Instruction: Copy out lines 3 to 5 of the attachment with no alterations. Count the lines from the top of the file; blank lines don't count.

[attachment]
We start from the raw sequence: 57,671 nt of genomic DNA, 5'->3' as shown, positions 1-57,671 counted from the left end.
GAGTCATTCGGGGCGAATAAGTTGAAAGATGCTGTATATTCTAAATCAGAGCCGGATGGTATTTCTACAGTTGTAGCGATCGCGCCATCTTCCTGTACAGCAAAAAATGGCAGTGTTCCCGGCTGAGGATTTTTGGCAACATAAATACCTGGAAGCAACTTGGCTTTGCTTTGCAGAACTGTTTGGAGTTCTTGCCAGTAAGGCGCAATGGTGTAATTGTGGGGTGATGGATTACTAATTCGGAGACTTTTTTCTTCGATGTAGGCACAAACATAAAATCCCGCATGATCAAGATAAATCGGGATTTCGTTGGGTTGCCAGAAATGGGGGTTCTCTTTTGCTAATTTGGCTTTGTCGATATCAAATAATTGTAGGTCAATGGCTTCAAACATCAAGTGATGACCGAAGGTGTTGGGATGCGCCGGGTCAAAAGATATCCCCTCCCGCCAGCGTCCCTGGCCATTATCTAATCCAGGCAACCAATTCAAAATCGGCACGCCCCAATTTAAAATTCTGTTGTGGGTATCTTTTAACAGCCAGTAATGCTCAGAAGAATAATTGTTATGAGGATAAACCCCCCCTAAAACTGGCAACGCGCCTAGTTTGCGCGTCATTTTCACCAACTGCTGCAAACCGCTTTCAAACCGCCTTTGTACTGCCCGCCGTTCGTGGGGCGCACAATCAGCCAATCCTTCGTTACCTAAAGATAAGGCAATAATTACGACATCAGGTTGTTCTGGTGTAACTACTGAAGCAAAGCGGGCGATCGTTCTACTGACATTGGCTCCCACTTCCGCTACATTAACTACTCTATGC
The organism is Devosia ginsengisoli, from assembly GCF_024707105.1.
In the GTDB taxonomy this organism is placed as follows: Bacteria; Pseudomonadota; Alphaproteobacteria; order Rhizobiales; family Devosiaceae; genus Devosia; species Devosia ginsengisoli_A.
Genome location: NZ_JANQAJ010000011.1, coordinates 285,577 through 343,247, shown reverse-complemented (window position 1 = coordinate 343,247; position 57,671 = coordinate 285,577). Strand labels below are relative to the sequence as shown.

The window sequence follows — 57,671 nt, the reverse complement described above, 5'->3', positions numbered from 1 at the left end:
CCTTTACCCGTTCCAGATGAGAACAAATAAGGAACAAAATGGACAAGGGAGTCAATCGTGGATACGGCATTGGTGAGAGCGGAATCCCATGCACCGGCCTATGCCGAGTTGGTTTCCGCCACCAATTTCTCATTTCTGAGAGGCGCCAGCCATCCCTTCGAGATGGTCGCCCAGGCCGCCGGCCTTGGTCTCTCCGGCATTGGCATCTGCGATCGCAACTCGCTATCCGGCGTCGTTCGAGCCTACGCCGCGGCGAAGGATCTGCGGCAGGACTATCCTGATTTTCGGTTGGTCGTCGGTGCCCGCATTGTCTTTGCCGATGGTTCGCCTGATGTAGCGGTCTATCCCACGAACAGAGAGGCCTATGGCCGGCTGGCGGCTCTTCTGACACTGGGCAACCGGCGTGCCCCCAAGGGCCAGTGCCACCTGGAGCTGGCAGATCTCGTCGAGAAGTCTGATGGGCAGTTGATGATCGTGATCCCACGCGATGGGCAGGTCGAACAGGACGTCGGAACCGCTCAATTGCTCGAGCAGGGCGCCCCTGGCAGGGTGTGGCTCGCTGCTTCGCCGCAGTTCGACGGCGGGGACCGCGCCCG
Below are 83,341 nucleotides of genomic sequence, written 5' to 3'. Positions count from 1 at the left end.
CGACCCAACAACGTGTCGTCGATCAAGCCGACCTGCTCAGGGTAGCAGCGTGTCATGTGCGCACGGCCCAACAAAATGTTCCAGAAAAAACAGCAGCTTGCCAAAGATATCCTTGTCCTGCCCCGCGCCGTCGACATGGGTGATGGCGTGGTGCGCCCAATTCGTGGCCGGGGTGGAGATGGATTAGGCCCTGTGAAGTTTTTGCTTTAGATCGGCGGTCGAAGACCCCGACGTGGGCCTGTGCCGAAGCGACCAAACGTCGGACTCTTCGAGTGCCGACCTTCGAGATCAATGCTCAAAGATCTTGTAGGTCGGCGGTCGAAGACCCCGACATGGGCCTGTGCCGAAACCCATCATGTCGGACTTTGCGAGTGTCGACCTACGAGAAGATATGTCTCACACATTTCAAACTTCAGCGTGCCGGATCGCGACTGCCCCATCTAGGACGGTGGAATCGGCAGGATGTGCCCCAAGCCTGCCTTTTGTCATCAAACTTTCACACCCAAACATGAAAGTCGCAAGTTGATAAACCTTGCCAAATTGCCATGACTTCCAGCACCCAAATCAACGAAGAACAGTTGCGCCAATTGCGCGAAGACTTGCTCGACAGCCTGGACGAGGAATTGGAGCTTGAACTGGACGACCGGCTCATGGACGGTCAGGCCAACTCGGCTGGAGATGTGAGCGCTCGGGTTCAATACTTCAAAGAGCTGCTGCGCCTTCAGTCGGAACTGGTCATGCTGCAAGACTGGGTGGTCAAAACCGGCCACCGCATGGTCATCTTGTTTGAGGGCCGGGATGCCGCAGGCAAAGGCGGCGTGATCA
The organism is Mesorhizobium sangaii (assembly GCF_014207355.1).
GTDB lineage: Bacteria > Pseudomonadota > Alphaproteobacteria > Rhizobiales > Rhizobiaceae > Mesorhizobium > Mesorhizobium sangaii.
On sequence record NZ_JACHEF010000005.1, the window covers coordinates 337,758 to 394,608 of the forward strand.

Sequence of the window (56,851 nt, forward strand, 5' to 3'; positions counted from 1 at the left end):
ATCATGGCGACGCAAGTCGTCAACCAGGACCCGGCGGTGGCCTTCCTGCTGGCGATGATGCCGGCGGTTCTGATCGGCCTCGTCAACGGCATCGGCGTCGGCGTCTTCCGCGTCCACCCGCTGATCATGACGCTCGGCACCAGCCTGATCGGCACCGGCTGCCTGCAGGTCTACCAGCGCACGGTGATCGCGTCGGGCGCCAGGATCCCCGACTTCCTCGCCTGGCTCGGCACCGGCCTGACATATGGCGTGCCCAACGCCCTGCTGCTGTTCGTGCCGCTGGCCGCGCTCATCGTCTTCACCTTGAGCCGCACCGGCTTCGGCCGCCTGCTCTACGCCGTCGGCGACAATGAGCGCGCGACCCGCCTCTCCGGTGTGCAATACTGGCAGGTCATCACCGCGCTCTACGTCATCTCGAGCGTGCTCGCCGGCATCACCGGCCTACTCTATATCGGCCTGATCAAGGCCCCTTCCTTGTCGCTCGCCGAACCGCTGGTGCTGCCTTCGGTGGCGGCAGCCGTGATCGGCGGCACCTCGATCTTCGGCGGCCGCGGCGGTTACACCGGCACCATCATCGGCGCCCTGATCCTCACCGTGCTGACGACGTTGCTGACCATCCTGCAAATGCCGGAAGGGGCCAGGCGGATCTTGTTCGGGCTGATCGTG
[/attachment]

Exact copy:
The organism is Devosia ginsengisoli, from assembly GCF_024707105.1.
In the GTDB taxonomy this organism is placed as follows: Bacteria; Pseudomonadota; Alphaproteobacteria; order Rhizobiales; family Devosiaceae; genus Devosia; species Devosia ginsengisoli_A.
Genome location: NZ_JANQAJ010000011.1, coordinates 285,577 through 343,247, shown reverse-complemented (window position 1 = coordinate 343,247; position 57,671 = coordinate 285,577). Strand labels below are relative to the sequence as shown.